This is likely to be a recurring problem, so I think it is a good idea to keep this thread alive. I came across this thread because I have also just had, and solved this problem, however, my solution was a little bit different so I'll make my contribution as well.
The short version:
Try another PSU.
The long version:
When this started to happen with my 10V, I noticed that while it was happening, the 10v thought it was running on battery power (which it was not). When I unplugged the power lead, the screen backlight went a little bit dimmer. When I plugged it back in, it got a bit brighter again. So DC power of some sort was definitely reaching the 10V.
My Dad also has a 10V which he has hardly ever used, which is a shame, but it meant that I could borrow his PSU for a test. Using his PSU totally fixed the problem. If you aren't technically interested, you can stop reading now and go and borrow or buy another PSU to try. But if you want to know what was wrong with the original PSU, read on.
I'm an electronics technician by trade, so I decided to dig a little deeper. First of all, I checked the output voltages from both PSU units when they were unloaded, that is, with nothing running on them. Both were producing a nearly perfect 19V output.
I then took them to work with me and ran each one in turn into a high-power 12 ohm resistor, that being just about the right value to force the units to supply their maximum output current of 1.58 Amps.
My Dad's PSU: The output fell from 19V unloaded to about 18.7V fully loaded. That's normal.
My original PSU: The output fell from 19V unloaded by a full 5 volts to 14 volts, MUCH too low. Clearly something wrong there.
Loss of performance in switched-mode power supplies like these is nearly always caused by the failure of one or more electrolytic capacitors, so I split the original PSU open expecting to find it full of sick capacitors. To my surprise there were only three in the entire unit and all were in perfect health.
I then wired the high-power 12 ohm load directly to the DC output of the PSU PCB, via short, thick leads, bypassing the long DC power lead. I found that the PSU was then able to maintain 18.8V across the load. Moving the load back to the other end of the DC power lead, I found that I had 18.8V on the DC output of the PSU PCB, but only 14V across the load at the other end of the DC power lead. If I wiggled the lead around while monitoring the voltage across the load, the voltage reading went wildly unstable, shooting up and down, but always returned to a low value once I let go of the lead.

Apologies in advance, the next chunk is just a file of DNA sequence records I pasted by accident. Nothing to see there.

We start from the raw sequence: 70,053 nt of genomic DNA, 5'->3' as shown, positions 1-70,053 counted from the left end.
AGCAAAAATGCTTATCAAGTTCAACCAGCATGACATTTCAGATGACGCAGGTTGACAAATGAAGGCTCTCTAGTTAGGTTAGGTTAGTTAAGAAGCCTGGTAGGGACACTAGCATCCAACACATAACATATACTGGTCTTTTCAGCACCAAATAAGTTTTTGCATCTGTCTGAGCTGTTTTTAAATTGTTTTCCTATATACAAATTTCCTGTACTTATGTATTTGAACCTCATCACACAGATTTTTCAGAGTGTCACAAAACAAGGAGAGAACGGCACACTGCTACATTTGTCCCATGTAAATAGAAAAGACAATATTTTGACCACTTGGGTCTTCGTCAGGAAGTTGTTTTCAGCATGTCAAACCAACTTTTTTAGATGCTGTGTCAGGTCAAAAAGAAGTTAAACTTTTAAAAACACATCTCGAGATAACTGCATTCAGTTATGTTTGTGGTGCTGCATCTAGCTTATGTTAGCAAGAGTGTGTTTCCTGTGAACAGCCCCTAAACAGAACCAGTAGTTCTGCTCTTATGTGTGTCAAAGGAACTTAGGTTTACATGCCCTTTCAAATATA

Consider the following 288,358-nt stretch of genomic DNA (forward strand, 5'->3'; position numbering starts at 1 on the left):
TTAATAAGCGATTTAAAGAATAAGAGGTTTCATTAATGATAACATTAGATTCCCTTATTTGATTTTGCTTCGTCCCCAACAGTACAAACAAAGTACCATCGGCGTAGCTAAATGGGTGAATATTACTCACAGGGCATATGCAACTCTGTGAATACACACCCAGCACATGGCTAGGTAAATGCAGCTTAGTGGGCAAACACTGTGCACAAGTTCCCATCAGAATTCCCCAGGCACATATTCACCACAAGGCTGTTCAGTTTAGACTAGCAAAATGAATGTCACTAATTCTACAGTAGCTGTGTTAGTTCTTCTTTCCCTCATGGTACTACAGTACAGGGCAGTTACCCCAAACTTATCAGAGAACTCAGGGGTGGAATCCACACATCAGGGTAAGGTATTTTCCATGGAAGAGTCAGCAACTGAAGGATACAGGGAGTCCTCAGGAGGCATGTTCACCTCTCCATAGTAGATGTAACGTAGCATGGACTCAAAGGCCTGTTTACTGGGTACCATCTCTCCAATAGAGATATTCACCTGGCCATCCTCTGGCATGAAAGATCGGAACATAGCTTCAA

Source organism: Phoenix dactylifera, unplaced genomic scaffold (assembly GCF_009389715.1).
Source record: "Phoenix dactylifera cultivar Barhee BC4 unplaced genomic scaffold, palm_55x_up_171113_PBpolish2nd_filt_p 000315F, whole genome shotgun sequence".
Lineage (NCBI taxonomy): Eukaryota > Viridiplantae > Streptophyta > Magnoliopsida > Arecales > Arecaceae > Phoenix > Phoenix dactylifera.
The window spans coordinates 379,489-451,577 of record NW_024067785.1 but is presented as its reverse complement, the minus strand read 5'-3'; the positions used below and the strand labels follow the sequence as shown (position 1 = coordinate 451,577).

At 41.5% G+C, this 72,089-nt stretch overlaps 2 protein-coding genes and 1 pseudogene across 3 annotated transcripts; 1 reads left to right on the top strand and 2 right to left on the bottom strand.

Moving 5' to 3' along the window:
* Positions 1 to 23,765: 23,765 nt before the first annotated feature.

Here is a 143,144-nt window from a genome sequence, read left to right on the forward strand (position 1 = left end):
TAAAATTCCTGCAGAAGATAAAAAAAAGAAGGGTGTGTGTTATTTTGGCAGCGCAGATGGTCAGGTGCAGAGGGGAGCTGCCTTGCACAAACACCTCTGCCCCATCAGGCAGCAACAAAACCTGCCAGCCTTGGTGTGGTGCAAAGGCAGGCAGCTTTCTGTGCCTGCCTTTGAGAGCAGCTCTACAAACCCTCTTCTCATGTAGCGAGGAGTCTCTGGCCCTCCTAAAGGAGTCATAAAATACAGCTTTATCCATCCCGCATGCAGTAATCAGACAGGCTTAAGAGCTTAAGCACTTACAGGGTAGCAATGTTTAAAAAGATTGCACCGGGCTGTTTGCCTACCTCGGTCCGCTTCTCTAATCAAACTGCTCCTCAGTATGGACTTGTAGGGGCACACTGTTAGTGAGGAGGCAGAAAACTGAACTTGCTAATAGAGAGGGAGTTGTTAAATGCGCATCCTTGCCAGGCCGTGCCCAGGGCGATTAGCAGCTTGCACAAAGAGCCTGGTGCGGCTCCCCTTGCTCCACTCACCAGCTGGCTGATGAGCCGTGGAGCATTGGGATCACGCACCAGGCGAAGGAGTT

Verdict: PSU electronics / PCB OK, but DC power lead faulty (high resistance).
I have always been careful not to wrap the cable tightly around the PSU when it is not in use because that tends to make cables snap at the places where they are always bent around the sharp corners of the enclosure. But, I do keep the PSU in a pocket in the sleeve that I keep the 10V in, and to get it in there I have to coil the DC cable up into a four inch diameter coil. With hindsight, I believe that the constant coiling and uncoiling of the cable has damaged the cable conductors, raising their resistance to such an extent that the voltage drop across them is now too great during times of high current demand, such as when the unit is both running and trying to charge the battery at the same time.
I could have fixed the original supply by finding a new thick DC power cable for it and putting the PCB safely inside a new enclosure, but third-party 'Genuine' replacement power supplies are widely available at reasonable prices. I ordered one and it works Ok - the main difference between it and the real thing is that the replacement does not have the white power on indicator LED built into the plug the way the original PSU did.
Nor does it actually have to look anything like the original, as long as it meets these specifications:
-Exactly the same size / shape DC power plug on the end of the DC lead
-Positive on the inner/centre contact of the plug, negative on the outer contact of the plug.
-19V DC regulated output, capable of 1.58 Amps or higher.